Metascore
69

Generally favorable reviews - based on 23 Critics

Critic score distribution:
  1. Positive: 17 out of 23
  2. Negative: 1 out of 23
  1. 50
    I'm not sure the movie should have pumped up the melodrama to get us more interested, but something might have helped.
  2. 50
    Overall, The Last September is a real snooze.
  3. The movie doesn't have much more get-up-and-go than the characters, but solid performances and richly textured camera work keep it involving most of the way through.
  4. There's something Slavic about Warner's storytelling.
  5. More interesting for the world it evokes rather than the drama that unfolds.
  6. A luminous, piercing film from the Elizabeth Bowen novel, richly evokes a world of privilege on the verge of disintegration.
  7. Not even the rich and nuanced performances of stage veterans Smith, Gambon, and Birkin can save this British period drama from languishing amid the story's unfocused longings and unrealistic musings.
  8. Saga too arty for own good.
  9. Reviewed by: Todd McCarthy
    90
    Like hard-edged "Masterpiece Theater."
  10. A botched job: the various relationships and personal histories of the characters are never made clear, the last act is glaringly disjointed, the writing and direction are all over the map.
  11. Reviewed by: Jay Carr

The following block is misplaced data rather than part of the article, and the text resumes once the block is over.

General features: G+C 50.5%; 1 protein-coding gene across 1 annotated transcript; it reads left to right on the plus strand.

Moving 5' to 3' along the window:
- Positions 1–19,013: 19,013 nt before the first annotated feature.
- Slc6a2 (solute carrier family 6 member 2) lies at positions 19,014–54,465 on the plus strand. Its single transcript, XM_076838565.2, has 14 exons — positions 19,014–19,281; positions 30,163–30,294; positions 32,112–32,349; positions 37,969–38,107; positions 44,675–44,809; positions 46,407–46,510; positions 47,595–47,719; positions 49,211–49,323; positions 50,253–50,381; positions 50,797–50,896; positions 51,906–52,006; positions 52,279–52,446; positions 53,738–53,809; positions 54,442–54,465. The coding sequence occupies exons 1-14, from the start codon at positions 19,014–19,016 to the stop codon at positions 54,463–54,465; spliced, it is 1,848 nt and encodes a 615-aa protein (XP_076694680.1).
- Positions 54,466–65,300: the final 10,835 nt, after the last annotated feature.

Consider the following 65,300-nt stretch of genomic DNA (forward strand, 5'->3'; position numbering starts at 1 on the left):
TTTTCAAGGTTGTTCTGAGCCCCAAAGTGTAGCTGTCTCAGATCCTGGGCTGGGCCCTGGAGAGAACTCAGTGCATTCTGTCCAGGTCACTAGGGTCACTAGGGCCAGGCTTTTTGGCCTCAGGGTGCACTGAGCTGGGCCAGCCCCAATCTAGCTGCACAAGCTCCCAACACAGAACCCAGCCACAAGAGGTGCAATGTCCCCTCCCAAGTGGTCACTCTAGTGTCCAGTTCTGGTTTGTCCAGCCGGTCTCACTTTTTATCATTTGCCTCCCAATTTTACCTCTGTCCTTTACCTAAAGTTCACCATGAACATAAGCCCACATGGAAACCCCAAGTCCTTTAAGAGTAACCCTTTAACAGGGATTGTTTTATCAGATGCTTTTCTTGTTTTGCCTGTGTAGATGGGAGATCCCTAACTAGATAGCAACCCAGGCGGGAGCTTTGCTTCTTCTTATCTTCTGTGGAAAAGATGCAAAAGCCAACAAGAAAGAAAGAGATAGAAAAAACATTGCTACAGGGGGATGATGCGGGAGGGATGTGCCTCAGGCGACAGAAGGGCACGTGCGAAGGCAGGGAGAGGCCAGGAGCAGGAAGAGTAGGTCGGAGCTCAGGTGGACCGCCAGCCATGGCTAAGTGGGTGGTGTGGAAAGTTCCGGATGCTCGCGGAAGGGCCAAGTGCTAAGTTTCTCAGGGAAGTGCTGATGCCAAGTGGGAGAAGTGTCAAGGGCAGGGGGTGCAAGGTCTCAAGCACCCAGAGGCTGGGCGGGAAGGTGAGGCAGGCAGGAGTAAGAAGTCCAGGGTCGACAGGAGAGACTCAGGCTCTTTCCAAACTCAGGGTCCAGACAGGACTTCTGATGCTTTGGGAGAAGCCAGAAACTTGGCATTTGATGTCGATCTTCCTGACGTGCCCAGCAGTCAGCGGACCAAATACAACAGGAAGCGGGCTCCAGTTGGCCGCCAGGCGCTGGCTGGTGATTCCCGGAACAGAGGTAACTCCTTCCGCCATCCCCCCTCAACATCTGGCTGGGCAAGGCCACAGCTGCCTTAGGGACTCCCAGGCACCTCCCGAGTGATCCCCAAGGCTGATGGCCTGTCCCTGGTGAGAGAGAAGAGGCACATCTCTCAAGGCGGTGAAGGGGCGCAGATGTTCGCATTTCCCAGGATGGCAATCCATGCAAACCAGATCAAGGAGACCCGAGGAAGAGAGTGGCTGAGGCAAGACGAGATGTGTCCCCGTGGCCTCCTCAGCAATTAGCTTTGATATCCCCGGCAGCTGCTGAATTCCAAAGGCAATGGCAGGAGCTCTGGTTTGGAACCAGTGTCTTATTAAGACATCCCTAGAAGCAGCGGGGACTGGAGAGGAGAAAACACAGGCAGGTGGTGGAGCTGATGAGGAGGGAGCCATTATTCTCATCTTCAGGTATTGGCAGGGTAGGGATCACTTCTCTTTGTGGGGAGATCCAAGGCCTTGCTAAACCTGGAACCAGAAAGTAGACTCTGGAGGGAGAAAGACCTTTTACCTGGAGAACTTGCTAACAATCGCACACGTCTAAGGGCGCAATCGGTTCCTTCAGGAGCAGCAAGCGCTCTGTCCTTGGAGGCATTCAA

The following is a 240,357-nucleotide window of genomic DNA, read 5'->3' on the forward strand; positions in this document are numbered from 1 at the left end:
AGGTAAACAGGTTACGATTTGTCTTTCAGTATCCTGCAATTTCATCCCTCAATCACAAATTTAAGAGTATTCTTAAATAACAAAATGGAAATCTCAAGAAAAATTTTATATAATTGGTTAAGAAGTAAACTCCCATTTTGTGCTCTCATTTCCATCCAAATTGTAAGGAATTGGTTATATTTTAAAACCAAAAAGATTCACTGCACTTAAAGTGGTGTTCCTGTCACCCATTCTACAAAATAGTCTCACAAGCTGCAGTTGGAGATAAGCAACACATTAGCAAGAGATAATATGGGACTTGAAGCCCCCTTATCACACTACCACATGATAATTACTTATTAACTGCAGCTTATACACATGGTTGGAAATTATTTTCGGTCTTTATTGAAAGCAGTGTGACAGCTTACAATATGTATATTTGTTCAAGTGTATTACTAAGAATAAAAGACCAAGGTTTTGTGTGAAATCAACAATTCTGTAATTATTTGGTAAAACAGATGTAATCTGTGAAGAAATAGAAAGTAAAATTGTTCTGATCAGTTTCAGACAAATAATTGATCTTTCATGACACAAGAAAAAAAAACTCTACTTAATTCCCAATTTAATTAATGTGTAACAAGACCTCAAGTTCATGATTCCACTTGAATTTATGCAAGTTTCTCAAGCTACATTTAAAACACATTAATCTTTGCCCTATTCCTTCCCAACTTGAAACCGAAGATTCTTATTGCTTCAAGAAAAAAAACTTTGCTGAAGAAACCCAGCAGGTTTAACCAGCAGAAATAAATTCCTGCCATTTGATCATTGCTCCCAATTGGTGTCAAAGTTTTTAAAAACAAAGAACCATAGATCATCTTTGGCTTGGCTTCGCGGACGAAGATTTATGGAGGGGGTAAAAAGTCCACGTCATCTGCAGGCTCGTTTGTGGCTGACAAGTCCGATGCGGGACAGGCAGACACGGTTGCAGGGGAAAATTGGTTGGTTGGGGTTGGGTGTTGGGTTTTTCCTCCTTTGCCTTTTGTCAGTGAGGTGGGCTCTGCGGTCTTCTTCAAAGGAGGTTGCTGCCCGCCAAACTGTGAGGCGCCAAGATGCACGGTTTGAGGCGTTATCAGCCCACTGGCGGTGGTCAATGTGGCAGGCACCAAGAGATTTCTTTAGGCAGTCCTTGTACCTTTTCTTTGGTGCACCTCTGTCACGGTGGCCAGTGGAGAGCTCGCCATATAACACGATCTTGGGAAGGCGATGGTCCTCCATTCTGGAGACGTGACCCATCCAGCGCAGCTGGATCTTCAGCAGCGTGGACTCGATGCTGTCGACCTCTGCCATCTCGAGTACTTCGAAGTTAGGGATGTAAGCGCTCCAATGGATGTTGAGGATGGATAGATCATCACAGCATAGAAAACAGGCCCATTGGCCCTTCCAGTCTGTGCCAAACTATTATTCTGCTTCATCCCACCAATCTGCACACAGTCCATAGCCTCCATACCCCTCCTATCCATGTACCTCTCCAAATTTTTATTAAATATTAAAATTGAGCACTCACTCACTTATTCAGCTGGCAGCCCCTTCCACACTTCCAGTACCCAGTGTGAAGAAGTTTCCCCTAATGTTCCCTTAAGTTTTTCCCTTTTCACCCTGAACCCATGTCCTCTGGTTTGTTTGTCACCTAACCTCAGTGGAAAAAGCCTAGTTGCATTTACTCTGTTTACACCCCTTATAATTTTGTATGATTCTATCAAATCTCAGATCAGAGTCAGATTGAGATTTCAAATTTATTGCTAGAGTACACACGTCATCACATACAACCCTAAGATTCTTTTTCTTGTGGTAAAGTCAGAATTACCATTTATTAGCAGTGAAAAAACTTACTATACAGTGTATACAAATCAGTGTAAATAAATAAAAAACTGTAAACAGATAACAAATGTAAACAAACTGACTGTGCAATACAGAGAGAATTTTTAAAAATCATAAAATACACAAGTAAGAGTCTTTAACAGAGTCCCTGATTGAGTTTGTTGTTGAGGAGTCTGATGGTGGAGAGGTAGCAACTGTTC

100
    A gorgeous autumnal period piece that catches a vanishing proprietary class on the eve of its extinction in Ireland in 1920.
  12. Instead of a sweeping epic, this adaptation of a novel by Elizabeth Bowen is much quieter, a work perhaps too understated and stereotypical for its own good.
  13. 70
    This gorgeous expressionist drama makes the comparisons so effectively at the outset that by the end they seem belabored.
  14. The quality of acting in September, coupled with Idziak's images, warrant a visit.
  15. 90
    Impeccably acted by a fine ensemble cast, it's a sheer pleasure to behold.
  16. Undeniable asset of an A list cast.
  17. 88
    One of those rare movies that manages to maintain the hushed intensity and claustrophobic anxiety that is normally associated with theater or prose.
  18. Reviewed by: Steve Simels
    50
    There's a certain built-in poignance to the end-of-an-era proceedings here, regardless of how frostily they're dramatized.
  19. 80
    A Melancholy Delight. Its pacing will undoubtedly seem too deliberate to some, but I found first-time director Deborah Warner's The Last September a delight from beginning to end.
  20. 70
    The film's pathos lies not with people who have justice on their side, but with those who don't know where they belong.
  21. 75
    Sad confusions and emotional disconnections are what the story is all about.
  22. There's enough caustic wit, romance and dizzy whimsy to make The Last September, if not deep, at least diverting.
  23. Reviewed by: Chuck Wilson
    90
    This is one of those rare times when a credit-heavy gathering of top film talents actually manages to produce a work of art.

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